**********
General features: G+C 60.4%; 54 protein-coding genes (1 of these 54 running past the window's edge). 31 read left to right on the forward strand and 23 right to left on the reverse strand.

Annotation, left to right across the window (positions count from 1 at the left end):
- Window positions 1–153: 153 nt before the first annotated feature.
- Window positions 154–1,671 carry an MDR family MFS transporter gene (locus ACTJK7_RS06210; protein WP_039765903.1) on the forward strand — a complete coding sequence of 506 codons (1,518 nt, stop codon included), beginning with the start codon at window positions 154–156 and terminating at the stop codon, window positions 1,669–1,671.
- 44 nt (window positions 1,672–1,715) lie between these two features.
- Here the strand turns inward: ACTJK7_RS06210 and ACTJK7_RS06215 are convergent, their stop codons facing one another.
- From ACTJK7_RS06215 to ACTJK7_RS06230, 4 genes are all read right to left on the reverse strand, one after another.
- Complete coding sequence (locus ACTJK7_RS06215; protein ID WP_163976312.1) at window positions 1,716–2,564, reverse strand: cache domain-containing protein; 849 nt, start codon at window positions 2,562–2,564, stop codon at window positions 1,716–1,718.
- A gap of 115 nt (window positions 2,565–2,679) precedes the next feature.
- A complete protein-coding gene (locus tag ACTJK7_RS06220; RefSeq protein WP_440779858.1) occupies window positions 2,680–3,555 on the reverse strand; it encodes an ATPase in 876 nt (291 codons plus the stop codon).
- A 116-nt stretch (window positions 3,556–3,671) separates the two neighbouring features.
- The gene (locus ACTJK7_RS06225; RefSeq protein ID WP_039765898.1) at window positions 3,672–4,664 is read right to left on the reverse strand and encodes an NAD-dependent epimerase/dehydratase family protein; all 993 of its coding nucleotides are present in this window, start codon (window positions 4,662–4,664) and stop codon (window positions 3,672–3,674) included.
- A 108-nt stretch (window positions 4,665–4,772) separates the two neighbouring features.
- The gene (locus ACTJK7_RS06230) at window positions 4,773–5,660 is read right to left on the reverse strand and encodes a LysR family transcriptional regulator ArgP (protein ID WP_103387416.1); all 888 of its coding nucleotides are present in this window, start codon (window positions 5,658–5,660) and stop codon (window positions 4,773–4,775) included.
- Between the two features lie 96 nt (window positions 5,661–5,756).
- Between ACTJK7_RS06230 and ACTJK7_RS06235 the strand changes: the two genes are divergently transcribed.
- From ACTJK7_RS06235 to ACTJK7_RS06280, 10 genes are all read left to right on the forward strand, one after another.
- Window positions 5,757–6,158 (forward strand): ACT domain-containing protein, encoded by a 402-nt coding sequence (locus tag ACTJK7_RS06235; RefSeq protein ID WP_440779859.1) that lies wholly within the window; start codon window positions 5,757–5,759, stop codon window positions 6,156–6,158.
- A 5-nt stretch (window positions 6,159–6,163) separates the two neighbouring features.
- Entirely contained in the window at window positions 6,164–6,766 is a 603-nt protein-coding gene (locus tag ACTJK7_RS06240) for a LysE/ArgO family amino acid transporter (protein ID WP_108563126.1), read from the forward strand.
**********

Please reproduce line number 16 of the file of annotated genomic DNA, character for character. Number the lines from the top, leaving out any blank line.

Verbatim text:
- Between ACTJK7_RS06230 and ACTJK7_RS06235 the strand changes: the two genes are divergently transcribed.